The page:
The number of deaths related to HBV in Africa might double by 2050 unless steps are taken now to treat Hepatitis B

Hepatitis B

About Hepatitis B Virus (HBV)

The WHO estimates that 257 million people were living with chronic hepatitis B infection in 2015. Chronic HBV can lead to cirrhosis (scarring of the liver), liver failure or liver cancer (hepatocellular carcinoma). In 2015, hepatitis B resulted in an estimated 887 000 deaths, mostly from cirrhosis and hepatocellular carcinoma (i.e. primary liver cancer). 

Without a scale-up of effective interventions, it is estimated that HBV will lead to 11.8 million deaths by 2030. Although high alcohol consumption is one of the main causes of cirrhosis in Europe and North America, in many Asian and African countries HBV is the most common cause of chronic liver disease and mainly affects young people. In 2016, the United Nations General Assembly and the World Health Organization (WHO) incorporated viral hepatitis elimination in the 2030 agenda for sustainable development. Africa, which accounts for about 80 million HBV-infected people at risk of serious hepatic complications, has been identified as a priority region for research on hepatitis B due to the high burden of hepatitis B and the absence of guidelines adapted to the local setting. 


The PROLIFICA programme started in November 2011 in The Gambia and Senegal where the team undertook the West Africa (WATCH-B study). The study was supported by Imperial College London, the Medical Research Council Gambia (MRCG) Unit at the London School of Hygiene and Tropical Medicine, The University Cheikh Anta Diop in Dakar, INSERM France and the International Agency for Research on Cancer (IARC).

Between December 2011 and January 2014, the PROLIFICA team screened approximately 16,000 subjects for HBV in Gambia and Senegal (prevalence around 10%). Of these subjects, 2,108 were HBV-infected patients, with 1,192 patients in The Gambia and 916 in Senegal. These HBV-infected patients had a comprehensive liver assessment using high quality reference tests (e.g HBV DNA, liver biopsy or Fibroscan). To date, 283 patients have been treated with Tenofovir Disoproxil Fumarate (TDF) for more than 5 years. Treatment is provided by the US company, Gilead. A total of 1,825 patients have not been treated since they did not fulfill the current international treatment criteria.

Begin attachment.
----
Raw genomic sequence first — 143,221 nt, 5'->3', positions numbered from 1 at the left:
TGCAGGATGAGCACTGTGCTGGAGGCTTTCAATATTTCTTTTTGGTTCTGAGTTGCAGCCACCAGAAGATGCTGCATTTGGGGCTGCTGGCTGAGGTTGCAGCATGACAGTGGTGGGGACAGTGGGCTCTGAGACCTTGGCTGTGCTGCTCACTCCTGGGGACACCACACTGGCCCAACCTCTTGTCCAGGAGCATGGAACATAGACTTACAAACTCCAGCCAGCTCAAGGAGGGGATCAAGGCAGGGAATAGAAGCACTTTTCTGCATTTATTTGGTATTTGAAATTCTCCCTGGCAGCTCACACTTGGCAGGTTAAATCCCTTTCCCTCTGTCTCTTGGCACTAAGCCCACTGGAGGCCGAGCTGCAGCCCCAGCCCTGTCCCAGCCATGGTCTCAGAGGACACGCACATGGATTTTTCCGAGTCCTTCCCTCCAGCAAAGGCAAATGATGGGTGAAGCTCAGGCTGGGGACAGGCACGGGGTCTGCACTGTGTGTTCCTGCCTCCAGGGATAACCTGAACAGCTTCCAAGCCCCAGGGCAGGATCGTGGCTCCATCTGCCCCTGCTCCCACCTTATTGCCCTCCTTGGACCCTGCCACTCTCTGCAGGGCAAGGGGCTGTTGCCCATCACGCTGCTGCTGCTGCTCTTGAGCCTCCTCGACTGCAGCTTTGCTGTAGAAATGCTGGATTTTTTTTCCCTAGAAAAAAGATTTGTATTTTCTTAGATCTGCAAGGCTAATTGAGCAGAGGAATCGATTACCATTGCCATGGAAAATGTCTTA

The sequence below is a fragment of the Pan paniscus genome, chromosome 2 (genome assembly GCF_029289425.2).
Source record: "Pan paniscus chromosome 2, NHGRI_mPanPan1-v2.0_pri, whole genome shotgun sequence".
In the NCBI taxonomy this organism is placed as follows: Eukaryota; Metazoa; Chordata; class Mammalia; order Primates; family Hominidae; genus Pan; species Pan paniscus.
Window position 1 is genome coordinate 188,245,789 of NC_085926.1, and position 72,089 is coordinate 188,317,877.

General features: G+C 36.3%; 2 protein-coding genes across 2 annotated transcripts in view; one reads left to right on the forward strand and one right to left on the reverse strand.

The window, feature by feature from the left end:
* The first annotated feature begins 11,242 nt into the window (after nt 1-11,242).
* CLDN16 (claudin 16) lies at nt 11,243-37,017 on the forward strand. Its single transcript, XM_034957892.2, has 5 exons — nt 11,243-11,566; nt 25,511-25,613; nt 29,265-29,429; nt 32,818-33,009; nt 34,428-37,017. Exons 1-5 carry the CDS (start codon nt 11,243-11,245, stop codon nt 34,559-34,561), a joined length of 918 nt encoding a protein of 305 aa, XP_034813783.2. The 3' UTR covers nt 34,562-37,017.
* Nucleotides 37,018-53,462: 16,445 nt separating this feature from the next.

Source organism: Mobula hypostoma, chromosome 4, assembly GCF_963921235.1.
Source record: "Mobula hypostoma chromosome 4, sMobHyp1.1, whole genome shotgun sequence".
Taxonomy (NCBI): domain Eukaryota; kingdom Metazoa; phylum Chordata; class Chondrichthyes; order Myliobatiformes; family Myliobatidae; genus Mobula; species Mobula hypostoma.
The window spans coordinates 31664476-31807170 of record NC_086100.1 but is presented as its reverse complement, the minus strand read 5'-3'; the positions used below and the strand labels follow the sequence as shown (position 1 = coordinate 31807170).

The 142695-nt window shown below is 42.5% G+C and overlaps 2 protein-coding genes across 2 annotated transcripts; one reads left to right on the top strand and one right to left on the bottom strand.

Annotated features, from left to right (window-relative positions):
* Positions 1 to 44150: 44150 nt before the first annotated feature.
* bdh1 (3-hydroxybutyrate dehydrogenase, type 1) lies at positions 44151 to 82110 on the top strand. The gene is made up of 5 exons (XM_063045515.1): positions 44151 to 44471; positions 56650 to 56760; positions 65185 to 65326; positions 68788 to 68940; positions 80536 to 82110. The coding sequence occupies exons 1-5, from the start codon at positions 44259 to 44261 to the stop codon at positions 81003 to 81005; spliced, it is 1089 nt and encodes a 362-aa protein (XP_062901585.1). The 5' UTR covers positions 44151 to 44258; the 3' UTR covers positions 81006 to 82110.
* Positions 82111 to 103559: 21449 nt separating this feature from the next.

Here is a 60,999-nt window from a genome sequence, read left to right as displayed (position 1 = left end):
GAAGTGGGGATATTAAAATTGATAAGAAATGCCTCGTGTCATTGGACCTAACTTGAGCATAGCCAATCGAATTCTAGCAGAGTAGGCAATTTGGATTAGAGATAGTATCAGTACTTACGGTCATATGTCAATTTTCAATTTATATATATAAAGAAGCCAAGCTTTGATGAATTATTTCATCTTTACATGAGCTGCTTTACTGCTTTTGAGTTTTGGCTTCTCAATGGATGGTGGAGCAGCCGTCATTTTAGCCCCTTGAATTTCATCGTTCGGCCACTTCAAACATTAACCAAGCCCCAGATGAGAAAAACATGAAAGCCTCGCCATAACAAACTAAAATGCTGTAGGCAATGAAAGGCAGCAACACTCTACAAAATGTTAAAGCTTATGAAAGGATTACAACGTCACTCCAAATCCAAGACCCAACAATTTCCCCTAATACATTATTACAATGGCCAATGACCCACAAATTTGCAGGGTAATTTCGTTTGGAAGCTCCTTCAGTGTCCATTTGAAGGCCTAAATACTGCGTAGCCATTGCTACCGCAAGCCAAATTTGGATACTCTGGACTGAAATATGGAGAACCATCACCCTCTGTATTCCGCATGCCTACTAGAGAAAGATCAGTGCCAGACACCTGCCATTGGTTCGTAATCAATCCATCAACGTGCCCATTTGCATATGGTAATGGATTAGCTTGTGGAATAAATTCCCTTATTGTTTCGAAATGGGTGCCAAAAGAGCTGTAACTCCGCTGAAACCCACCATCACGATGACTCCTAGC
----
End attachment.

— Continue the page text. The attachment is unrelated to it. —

PROLIFICA is a unique research platform in Sub-Saharan Africa. It has generated high quality data that has been used by the WHO to develop guidelines and reports on viral hepatitis B in Africa. From the WATCH-B study, PROLIFICA has generated two cohorts of patients with chronic hepatitis B infection. We continue to follow these patients to assess the rate of liver disease progression in HBV-infected individuals exposed to the African environment. The follow-up study is known as the MATCH-B study.

PROLIFICA HBV research activities focus on four main objectives:

  1. Demonstrate that screening for chronic hepatitis B and treatment of the infection is an effective way of reducing the burden of liver cancer in Africa;
  2. Develop simplified diagnostic and monitoring algorithms to scale-up screen-and-treat interventions and eventually eliminate HBV in Africa;
  3. Assess the rate and risk factors of liver disease progression in the African environment;
  4. Identify strategies adapted to the African setting to prevent early transmission of the virus.


You can find our more information about our HBV studies in Africa via the following links:





HBVSource: WHO, 2017